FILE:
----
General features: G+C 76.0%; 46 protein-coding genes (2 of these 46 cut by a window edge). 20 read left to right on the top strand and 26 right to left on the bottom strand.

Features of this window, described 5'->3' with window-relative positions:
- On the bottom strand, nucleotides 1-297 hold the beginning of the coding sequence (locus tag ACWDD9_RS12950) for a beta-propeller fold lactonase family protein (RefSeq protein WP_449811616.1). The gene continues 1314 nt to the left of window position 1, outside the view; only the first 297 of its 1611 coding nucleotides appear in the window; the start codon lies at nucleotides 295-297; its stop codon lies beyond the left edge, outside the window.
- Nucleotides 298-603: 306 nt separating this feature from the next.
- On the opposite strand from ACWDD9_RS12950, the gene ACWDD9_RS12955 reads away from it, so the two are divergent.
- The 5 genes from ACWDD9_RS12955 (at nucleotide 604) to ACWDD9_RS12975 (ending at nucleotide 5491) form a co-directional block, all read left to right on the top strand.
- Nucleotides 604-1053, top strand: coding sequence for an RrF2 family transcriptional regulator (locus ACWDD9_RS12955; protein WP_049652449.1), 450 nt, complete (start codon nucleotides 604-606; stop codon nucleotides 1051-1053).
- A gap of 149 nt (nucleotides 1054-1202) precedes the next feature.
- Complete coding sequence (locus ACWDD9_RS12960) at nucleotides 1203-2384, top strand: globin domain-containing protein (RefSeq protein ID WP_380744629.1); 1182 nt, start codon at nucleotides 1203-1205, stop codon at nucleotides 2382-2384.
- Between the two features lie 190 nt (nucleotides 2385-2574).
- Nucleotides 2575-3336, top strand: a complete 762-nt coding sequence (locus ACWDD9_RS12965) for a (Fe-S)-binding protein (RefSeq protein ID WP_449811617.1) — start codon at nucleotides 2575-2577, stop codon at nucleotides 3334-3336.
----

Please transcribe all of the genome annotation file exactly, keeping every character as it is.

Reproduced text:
General features: G+C 76.0%; 46 protein-coding genes (2 of these 46 cut by a window edge). 20 read left to right on the top strand and 26 right to left on the bottom strand.

Features of this window, described 5'->3' with window-relative positions:
- On the bottom strand, nucleotides 1-297 hold the beginning of the coding sequence (locus tag ACWDD9_RS12950) for a beta-propeller fold lactonase family protein (RefSeq protein WP_449811616.1). The gene continues 1314 nt to the left of window position 1, outside the view; only the first 297 of its 1611 coding nucleotides appear in the window; the start codon lies at nucleotides 295-297; its stop codon lies beyond the left edge, outside the window.
- Nucleotides 298-603: 306 nt separating this feature from the next.
- On the opposite strand from ACWDD9_RS12950, the gene ACWDD9_RS12955 reads away from it, so the two are divergent.
- The 5 genes from ACWDD9_RS12955 (at nucleotide 604) to ACWDD9_RS12975 (ending at nucleotide 5491) form a co-directional block, all read left to right on the top strand.
- Nucleotides 604-1053, top strand: coding sequence for an RrF2 family transcriptional regulator (locus ACWDD9_RS12955; protein WP_049652449.1), 450 nt, complete (start codon nucleotides 604-606; stop codon nucleotides 1051-1053).
- A gap of 149 nt (nucleotides 1054-1202) precedes the next feature.
- Complete coding sequence (locus ACWDD9_RS12960) at nucleotides 1203-2384, top strand: globin domain-containing protein (RefSeq protein ID WP_380744629.1); 1182 nt, start codon at nucleotides 1203-1205, stop codon at nucleotides 2382-2384.
- Between the two features lie 190 nt (nucleotides 2385-2574).
- Nucleotides 2575-3336, top strand: a complete 762-nt coding sequence (locus ACWDD9_RS12965) for a (Fe-S)-binding protein (RefSeq protein ID WP_449811617.1) — start codon at nucleotides 2575-2577, stop codon at nucleotides 3334-3336.